SIGIA-L Mail Archives: RE: SIGIA-L: IA notation
RE: SIGIA-L: IA notation
Date: Thu Jun 29 2000 - 12:09:34 EDT
Wow, this discussion gets more interesting with each bounce of the
conversational tennis ball...!
Andrew Gent wrote (first quoting Jesse James Garrett):
>>While I agree that some aspects of UML might find valuable
>>application in modeling information architectures that are strongly
>>dependent upon data models, I have reservations about the
>>practicality of UML in the broader area of modeling user experience.
>>The UML component that seems most applicable, the use case diagram,
>>seems insufficiently holistic to capture the complexities of
>>contemporary architectures in which hypertextual information spaces
>>and interactive functionality are intermingled.
> I am so glad you said that. I was running into the problem that
>whenever I mentioned "user scenarios" to engineers as a mechanism for
>communicating the intended or expected use of a system they would say "oh
>yes, use cases." As a result, for one project, I took a crash course
Could there be a "cultural rift" here between "engineers" and "others"?
>(figuratively speaking) in UML and delivered a requirements document for a
>fairly simple KM system using use cases. Although it was an interesting
>experiment, the resulting spec did a very poor job of communicating the
>"meaning" of the expected transactions. Use cases also provide little or no
Andrew, could you give an example in which "meaning" slipped though the
cracks? This point seems to be the tip of the iceberg, which seems to me
to be the problem of grasping _exactly_ what kind of information we are
trying to capture.
"Use Cases" _do_ tend to concentrate on "data flow", in the sense of an
Textual UC description: "Next the user specifies their choice of snack
or beverage by supplying a product ID consisting of one letter and one
number, chosen on a keypad with one row of letters and one of numbers."
This would manifest itself as one or two input messages to the UI of
the system. In the case of the former, it would assume the future creation
of some sort of "productID" datatype which would be a composite of a
"character" and an "integer", common fundamental types in most implemen-
tation programming languages. In the latter case, the user sends in two
messages, one containing a letter, and one a a number. The latter case
more closely models the user experience, since they first press e.g. the
"A" button and then the "5" button. Funny, I just realized that I think
most folks "know" to press the letter first. I wonder what happens if
they press the number first. I'll have to try that sometime!
No matter how it's modeled, the goal, _in_the_s/w_engineering_context_,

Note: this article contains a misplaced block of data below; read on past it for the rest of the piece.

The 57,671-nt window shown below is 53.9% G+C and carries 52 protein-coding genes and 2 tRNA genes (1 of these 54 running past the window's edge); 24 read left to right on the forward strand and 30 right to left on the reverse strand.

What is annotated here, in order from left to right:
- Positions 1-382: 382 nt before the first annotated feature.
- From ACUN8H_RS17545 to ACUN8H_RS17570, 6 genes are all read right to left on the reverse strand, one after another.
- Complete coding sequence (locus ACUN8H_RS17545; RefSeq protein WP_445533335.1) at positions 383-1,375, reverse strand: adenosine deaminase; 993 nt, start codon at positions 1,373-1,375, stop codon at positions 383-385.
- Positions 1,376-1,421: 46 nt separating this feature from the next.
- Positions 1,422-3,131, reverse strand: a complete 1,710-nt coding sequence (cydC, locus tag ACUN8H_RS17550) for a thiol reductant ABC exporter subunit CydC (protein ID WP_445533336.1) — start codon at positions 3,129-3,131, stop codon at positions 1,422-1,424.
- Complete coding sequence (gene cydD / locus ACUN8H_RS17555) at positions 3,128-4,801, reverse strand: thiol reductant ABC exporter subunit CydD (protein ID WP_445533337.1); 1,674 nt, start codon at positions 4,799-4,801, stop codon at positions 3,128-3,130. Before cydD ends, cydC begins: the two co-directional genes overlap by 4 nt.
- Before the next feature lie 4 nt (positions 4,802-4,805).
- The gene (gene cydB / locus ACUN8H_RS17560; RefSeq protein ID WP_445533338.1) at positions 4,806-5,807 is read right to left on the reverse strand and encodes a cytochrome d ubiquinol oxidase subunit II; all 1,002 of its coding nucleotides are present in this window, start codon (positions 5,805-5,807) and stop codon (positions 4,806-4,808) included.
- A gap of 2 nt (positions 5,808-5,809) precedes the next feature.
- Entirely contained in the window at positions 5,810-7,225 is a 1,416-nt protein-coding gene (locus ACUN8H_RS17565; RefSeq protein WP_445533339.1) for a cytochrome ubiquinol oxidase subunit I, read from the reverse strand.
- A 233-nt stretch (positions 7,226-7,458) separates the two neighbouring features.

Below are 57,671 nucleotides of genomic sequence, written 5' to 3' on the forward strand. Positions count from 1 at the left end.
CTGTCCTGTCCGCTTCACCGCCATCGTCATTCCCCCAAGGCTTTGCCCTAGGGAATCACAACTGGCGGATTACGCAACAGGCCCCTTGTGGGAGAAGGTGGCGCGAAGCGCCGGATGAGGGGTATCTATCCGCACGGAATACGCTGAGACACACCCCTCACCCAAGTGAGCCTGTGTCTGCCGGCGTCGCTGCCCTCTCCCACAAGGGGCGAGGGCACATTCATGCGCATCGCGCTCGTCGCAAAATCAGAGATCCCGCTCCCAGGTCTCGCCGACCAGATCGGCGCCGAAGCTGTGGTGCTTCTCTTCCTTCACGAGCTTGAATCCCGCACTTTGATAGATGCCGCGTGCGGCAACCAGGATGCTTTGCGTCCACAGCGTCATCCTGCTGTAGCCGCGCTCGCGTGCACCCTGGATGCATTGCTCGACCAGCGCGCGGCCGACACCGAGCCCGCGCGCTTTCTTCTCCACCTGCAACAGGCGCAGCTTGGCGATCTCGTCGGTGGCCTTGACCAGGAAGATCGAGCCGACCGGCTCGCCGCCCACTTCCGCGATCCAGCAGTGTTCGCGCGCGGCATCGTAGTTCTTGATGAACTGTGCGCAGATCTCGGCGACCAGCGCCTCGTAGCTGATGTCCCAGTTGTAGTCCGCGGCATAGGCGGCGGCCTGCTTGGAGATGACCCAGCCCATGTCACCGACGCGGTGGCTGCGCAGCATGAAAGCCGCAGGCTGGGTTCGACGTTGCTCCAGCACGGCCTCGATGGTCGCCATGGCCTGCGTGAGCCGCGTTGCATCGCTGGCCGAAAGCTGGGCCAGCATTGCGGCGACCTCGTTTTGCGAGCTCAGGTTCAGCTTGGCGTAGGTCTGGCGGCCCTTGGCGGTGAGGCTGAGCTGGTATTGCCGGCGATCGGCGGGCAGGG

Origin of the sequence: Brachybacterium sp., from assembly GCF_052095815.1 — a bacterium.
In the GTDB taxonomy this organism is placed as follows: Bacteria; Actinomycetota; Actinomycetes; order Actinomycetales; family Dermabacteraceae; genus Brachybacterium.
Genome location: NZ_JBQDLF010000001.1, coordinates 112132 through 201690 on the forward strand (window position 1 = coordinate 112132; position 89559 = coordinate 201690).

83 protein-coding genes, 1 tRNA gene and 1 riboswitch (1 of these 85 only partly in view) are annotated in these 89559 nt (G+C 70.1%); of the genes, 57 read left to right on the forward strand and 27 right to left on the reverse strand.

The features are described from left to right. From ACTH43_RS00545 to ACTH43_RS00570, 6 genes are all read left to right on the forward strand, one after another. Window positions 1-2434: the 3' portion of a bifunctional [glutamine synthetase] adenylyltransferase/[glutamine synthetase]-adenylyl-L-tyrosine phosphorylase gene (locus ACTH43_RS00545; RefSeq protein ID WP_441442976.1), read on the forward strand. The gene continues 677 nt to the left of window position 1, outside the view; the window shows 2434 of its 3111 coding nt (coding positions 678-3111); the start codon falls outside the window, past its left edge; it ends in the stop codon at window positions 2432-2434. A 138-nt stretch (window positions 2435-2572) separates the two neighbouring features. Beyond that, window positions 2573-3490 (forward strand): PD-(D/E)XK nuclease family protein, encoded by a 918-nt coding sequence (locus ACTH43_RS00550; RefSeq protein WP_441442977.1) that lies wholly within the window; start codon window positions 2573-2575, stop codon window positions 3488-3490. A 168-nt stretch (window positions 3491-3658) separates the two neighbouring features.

is to capture the "data" in anticipation of having to represent it in
programming language code in the final implementation.
>mechanism for identifying the relative emphasis on one data flow over
How do you mean, the "relative emphasis of one data flow over another".
Do you mean likelihood? True the notation doesn't say anything about which,
out of a handful of scenarios, is most likely to occur, other than dividing
them into "main" cases and "exception" (usually error) cases.
The crux lies in what kind of information we want to capture. I wonder
if insight can be had from other uses of UML such as in business or
organizational modeling. I've just started to read a book on the former.
When the end goal isn't software, maybe the vision from the start influ-
ences the modeling in radically different ways; I don't know.
> A standard notation for describing the structure of a design would
>be useful and UML as a notation (minus the current semantics of a
>representation such as use cases) could serve as a good starting point.
As I mentioned in another email, it might be useful as a notation for
capturing high-level, static architectures and high-level "behavioral"
It may very well be that models in UML of web sites don't map directly
etc. There may be greater resistance in going from the analysis to the
> However, in the meantime I have gone back to representative (as
>opposed to complete) written usage scenarios for capturing requirements;
>paper prototypes (of page layouts and the first 2-3 levels of structure)
>communicating designs. Other than with professinal writers and designers,
>paper mockups seem to have far more communicative impact than detailed
>"maps". They also tend to avoid bickering arguments over nits and tend to
>elicit "big" questions about the design.
If this works well, by all means, use it. Besides, using UML to communicate
with the customer, in the intent on agreeing on a proposed design, is ob-
viously a bad idea, unless you work only with UML-saavy clients.
That might kill the whole UML argument, although the problem of agreeing on
the requirements for the site design still remains. The requirements defin-
ition starts with natural language and must eventually be formalized in
to get an unambiguous design definition.
Perhaps, then, UML (or something like it or any formal notation that needs
be learned and mastered) could be used in-house. Internally, communications
with the customer are translated into the notation.
But how, then, do you get the customer to agree that the design is
My brain just popped...
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: Sun Nov 23 2003 - 22:54:20 EST